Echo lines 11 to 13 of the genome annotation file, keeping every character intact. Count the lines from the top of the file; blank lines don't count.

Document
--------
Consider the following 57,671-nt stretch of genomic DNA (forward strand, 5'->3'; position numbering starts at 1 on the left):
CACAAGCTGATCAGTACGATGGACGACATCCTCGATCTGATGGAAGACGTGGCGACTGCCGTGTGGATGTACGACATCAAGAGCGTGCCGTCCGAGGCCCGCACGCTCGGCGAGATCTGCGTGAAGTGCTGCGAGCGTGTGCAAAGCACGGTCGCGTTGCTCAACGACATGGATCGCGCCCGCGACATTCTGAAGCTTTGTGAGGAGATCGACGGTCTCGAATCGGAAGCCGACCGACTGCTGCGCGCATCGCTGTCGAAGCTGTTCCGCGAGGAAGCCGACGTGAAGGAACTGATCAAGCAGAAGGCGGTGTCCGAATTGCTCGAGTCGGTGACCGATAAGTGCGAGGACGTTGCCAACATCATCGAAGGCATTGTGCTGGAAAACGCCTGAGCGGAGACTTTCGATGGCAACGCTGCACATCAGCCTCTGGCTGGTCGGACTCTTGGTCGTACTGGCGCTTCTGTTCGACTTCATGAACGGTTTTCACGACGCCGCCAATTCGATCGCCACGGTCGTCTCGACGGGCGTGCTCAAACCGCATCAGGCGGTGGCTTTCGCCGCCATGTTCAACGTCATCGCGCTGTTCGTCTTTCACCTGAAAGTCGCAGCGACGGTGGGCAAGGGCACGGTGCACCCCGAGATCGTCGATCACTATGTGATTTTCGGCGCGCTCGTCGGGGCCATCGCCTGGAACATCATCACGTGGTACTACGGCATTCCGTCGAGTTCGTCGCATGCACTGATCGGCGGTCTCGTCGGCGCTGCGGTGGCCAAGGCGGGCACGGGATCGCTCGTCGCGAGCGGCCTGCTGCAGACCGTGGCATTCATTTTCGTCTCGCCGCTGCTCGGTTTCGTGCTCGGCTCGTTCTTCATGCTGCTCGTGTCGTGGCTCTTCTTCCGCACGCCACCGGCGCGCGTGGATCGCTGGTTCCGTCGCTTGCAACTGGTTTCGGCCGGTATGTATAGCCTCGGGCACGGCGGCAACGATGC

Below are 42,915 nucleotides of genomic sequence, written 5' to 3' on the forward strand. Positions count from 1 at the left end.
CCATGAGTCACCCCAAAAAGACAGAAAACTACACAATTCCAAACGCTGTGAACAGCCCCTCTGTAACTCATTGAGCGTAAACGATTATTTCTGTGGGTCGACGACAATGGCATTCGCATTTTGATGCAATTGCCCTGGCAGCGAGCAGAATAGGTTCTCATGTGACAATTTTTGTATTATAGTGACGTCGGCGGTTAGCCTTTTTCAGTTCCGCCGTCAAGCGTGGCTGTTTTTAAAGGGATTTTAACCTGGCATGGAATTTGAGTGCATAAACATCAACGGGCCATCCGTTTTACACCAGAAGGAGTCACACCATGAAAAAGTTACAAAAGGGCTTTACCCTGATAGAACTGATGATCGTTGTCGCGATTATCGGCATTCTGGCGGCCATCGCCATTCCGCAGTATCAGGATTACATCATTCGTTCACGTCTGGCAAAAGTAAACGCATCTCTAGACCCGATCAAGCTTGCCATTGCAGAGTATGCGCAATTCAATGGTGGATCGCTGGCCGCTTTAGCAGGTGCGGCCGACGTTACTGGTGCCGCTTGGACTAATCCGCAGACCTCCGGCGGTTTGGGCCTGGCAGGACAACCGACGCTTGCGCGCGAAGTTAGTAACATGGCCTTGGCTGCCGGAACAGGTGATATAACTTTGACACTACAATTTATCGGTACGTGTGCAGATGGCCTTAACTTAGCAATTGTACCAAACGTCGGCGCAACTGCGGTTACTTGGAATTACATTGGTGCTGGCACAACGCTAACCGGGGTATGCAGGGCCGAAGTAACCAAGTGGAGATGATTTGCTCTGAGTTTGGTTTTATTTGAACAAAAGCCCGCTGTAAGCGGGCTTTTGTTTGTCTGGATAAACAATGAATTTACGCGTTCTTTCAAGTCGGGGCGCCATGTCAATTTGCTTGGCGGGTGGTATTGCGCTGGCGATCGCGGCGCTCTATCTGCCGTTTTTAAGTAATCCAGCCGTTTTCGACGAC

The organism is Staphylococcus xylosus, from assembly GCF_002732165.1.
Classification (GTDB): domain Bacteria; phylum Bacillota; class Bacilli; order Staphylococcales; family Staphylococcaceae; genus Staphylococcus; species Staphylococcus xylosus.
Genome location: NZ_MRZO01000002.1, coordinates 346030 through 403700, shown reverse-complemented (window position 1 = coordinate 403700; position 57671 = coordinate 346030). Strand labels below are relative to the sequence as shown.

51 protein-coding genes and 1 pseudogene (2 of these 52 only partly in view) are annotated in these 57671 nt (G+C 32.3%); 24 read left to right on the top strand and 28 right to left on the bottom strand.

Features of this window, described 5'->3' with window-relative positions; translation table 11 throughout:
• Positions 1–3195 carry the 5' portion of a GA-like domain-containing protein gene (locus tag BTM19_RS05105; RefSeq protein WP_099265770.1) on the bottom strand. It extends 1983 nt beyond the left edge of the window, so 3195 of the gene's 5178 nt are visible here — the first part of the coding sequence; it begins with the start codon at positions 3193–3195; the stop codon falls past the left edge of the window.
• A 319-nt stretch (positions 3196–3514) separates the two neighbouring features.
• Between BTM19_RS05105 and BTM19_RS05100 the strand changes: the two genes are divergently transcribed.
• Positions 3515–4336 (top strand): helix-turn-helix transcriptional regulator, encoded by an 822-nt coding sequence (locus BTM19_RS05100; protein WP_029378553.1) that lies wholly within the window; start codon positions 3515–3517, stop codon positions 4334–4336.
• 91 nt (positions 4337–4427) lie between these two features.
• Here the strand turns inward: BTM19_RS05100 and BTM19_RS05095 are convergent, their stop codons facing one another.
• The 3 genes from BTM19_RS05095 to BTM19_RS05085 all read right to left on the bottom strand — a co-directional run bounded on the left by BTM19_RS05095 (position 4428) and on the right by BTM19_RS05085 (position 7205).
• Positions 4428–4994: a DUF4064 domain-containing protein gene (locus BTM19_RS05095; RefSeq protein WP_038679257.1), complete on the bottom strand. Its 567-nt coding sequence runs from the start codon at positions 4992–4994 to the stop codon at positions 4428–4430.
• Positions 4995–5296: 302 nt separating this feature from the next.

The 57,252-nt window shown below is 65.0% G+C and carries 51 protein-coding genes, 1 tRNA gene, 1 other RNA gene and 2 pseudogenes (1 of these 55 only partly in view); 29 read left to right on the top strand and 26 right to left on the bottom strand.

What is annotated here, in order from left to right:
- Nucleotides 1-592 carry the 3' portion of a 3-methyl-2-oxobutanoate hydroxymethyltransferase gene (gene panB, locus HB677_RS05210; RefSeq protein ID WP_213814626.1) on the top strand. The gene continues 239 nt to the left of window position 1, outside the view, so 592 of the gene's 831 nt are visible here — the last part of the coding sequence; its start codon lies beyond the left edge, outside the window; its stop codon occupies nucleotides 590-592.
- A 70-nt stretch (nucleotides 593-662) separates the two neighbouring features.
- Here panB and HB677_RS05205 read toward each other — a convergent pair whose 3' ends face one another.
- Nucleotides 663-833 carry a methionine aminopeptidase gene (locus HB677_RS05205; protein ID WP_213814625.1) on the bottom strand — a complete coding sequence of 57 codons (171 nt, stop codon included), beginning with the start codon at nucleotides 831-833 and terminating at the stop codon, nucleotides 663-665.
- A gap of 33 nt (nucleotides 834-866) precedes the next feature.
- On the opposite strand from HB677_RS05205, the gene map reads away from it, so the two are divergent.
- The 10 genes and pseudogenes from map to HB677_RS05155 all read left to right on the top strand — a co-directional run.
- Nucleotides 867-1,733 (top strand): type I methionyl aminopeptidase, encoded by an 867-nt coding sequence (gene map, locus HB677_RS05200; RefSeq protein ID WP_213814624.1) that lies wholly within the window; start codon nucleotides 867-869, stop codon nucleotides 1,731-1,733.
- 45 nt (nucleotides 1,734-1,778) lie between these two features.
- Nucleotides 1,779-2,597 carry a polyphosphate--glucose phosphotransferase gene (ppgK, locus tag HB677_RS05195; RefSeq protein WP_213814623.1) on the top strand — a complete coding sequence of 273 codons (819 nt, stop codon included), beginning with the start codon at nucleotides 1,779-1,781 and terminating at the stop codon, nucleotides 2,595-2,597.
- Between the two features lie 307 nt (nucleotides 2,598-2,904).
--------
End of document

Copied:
• A 319-nt stretch (positions 3196–3514) separates the two neighbouring features.
• Between BTM19_RS05105 and BTM19_RS05100 the strand changes: the two genes are divergently transcribed.
• Positions 3515–4336 (top strand): helix-turn-helix transcriptional regulator, encoded by an 822-nt coding sequence (locus BTM19_RS05100; protein WP_029378553.1) that lies wholly within the window; start codon positions 3515–3517, stop codon positions 4334–4336.